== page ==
Based on Eh-pH  diagrams (Figure 5), in oxygenated waters dissolved iron concentrations are
 expected to  be low under neutral and alkaline conditions but high under acidic conditions
 (Drever, 1988).

       Decreasing concentrations of aluminum and iron correlate  with increasing pH in
 groundwater near Globe, Arizona, but not well enough to allow accurate prediction of their
 concentrations based on pH alone (Stollenwerk and Eychaner, 1988).  Aluminum solubility
 appeared to  be controlled by microcrystalline gibbsite  at pH greater than 4.9.  At pH less than
 4.9 the authors propose that an assemblage of aluminum minerals controls Al solubility.  The
 solubility of iron  is controlled by amorphous ferric hydroxide at all pH values.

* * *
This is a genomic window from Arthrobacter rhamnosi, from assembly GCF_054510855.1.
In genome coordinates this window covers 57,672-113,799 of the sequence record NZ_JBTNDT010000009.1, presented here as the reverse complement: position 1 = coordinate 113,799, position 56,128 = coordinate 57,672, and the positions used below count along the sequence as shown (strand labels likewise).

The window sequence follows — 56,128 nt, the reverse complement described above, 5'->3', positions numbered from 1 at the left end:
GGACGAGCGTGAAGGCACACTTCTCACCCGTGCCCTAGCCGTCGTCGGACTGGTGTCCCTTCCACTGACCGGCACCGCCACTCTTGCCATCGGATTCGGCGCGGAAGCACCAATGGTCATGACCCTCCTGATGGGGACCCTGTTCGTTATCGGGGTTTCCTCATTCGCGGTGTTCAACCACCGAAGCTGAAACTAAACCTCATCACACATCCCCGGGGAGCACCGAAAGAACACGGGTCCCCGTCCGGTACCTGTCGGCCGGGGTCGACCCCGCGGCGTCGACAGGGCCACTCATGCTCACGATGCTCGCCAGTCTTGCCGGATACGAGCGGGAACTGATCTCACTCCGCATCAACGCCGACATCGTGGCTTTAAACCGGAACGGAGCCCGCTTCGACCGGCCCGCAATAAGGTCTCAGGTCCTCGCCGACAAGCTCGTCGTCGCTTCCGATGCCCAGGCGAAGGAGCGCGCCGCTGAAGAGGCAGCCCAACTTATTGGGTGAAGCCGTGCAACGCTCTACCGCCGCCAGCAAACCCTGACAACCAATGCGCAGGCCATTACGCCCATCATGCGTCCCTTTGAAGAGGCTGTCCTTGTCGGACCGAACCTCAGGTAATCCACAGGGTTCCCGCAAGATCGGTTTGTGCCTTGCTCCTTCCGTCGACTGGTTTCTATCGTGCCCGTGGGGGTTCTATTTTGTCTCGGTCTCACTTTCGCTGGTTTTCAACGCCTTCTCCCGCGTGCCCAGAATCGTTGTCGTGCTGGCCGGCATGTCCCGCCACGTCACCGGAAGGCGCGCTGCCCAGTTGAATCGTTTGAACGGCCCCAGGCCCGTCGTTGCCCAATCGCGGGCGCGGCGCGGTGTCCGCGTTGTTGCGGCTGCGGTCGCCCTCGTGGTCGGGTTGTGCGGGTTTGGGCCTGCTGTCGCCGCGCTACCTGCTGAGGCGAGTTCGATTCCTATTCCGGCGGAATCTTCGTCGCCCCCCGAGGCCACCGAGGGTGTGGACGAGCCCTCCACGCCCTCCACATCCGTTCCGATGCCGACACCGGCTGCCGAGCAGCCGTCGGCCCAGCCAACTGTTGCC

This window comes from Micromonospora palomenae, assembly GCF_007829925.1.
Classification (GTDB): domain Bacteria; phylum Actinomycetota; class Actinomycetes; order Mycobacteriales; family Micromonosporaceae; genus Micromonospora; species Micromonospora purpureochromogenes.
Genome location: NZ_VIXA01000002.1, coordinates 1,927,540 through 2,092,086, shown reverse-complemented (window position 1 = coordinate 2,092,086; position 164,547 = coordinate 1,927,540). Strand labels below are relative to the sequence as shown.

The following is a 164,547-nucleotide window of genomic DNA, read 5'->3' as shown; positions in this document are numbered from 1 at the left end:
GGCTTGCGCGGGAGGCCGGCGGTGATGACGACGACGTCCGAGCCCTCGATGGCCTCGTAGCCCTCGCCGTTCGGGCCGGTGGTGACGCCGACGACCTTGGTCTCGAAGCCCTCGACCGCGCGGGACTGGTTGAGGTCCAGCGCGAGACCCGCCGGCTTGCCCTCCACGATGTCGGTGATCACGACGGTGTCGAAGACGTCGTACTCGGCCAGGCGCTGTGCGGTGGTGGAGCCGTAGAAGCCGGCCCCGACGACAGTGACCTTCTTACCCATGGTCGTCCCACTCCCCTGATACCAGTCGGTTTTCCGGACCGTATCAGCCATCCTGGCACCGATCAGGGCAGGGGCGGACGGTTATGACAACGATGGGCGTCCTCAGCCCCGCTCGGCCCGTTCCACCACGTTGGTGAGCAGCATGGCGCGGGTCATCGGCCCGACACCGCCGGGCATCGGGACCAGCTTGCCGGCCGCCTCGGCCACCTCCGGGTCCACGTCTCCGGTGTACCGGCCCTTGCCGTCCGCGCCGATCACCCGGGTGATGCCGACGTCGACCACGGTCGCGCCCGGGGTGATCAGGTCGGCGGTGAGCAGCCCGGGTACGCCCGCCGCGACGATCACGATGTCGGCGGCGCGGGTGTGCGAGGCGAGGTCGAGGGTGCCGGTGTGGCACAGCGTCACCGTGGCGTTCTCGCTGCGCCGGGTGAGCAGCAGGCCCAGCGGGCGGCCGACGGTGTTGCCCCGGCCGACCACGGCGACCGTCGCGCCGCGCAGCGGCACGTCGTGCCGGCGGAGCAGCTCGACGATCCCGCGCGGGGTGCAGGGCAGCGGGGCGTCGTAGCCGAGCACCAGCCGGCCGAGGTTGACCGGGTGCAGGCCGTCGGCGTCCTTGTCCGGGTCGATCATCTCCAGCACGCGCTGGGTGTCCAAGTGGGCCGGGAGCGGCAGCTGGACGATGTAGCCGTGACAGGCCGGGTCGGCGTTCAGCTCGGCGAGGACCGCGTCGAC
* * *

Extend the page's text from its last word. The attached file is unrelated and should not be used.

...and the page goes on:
In a  stream receiving acidic effluents from a mine tailings  deposit, suspended
 particulate matter formed as pH increased from 3.5 to  6.5 due to mixing with groundwater of
 pH greater than 7 (Karlsson et al., 1988).  The particulate material consisted of FeOOH +
 Fe(OH)3(am) and A1OOH + Al(OH)3(im) and silicates and was often associated with organic
 matter.  By  the time pH was greater that 6.5 most of the iron and aluminum from the mine
effluent and most of the total metal content in the aqueous phase precipitated  in the
 particulate phase.  About 50% of the Mn,  Cu, Zn, Cd  and Pb precipitated with the particulate
phase, mainly by  adsorbing on the hydrous oxide precipitate.  Mn and Pb also coprecipitated
to some extent.  These processes gradually removed these metals from the aqueous phase with
increasing pH. Under ice-covered anoxic conditions some of the Fe stayed in the divalent
state reducing the amount of suspended matter that formed.

10      11
Eh-pH diagram showing contours of dissolved iron